Moderate Training Better Than Overtraining

by Giroux on April 27, 2015 - 10:38pm

On March 29, 2015, the article ʺIs there such a thing as too much exercise?ʺ written by Jill Barker was published by The Montreal Gazette. The article explains the difference between the heart of an endurance athlete and the heart of a non-athlete. The heart of an endurance athlete ʺadapts to the demands of pumping greater volumes of blood to the working muscles by making itself bigger and strongerʺ which makes endurance athletes five times more exposed to arterial fibrillation compared with non-athlete. The reason why such a thing is happening is that to become bigger, the heart becomes covered of many little rips that result in many scars which accelerates the aging of the heart.

To avoid this kind of situation, studies had demonstrated that running 32 kilometers per week instead of 42 kilometers can increase from three to six years the life expectancy. The article also suggests that to live a long life, there should be planned breaks of one day between every endurance workout and at least one-week break after a long-distance competition before returning to long and hard workouts. Finally, if your goal is to be healthy, experts suggest ʺlimiting daily workouts to 60 minutes or less most days of the weekʺ.

Since our society is suffering from an obesity epidemic, people begin to realize that physical activity is a good way to lose weight. Sometimes they are so motivated to lose weight that they create an intense training program they have trouble to keep up with. Therefore, it can be call an endurance workout that can cause the consequences mentioned above depending on the ʺbody size, gender, type of exercise and ethnicityʺ.  This is why I found this article really interesting. Also, it proves that doing physical activity is a good way to be healthy, but it has to be done correctly which is by considering the physical condition of each individual.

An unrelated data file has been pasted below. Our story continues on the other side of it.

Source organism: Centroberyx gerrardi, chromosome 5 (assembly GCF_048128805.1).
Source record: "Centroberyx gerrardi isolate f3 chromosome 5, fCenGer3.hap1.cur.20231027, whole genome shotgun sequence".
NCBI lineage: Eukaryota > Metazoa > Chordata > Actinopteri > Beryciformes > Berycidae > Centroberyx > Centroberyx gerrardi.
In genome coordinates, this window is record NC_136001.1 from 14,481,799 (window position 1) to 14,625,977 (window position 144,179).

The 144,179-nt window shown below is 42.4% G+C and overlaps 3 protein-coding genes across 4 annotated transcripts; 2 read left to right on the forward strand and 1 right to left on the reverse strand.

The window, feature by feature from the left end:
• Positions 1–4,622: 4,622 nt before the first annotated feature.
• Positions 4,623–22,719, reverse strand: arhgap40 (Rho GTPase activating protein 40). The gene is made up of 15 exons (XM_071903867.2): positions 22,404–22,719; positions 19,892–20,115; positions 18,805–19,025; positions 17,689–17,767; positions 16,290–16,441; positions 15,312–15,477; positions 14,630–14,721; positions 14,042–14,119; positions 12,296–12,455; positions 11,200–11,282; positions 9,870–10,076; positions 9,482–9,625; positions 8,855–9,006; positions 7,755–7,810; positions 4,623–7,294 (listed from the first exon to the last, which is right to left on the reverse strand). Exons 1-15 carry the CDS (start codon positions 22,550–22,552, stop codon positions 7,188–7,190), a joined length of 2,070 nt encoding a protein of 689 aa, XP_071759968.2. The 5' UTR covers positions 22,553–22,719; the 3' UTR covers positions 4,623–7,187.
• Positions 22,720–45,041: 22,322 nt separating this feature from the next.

We are in a ʺnew powerʺ period where people follow the ʺdo it yourselfʺ tendency. For this issue, it could really have bad consequences on people because if they want to do things right without putting their health in danger, they have to know their body. So help will be needed to produce appropriate training considering the body condition of people. Therefore, the ʺdo it yourselfʺ tendency should become ʺdo not hesitate to ask help if neededʺ tendency mostly when it concerns your health.

If you want to read the full article, go on:






I really like how you explained the issue. I completely agree with your conclusion because I find it true that people must ‘know their body’ in order to exercise in a safe way. In effect, over-exercising is not only scientifically-proven to be bad for your body, but it is unethical from a teleological point of view. Teleology (from the Greek ‘telos’ meaning ends) is a theory of ethics which determines an action ethical by evaluating the ends. In this case, the result people want is to be healthy, strong, and achieve that ideal body physique. However, over-exercising has more negative consequences than positive ones; the body is working out without the sufficient rest it needs in order for it to regrow, repair, and replace all types of cells. As well, the “do-it-yourself” tendency is unethical because performing physical exercises without the proper technique can lead to torn, pulled, and sprained muscles. Even though the intent is to become healthy, the consequences are quite serious. For this reason, over-exercising is unethical from a teleological perspective.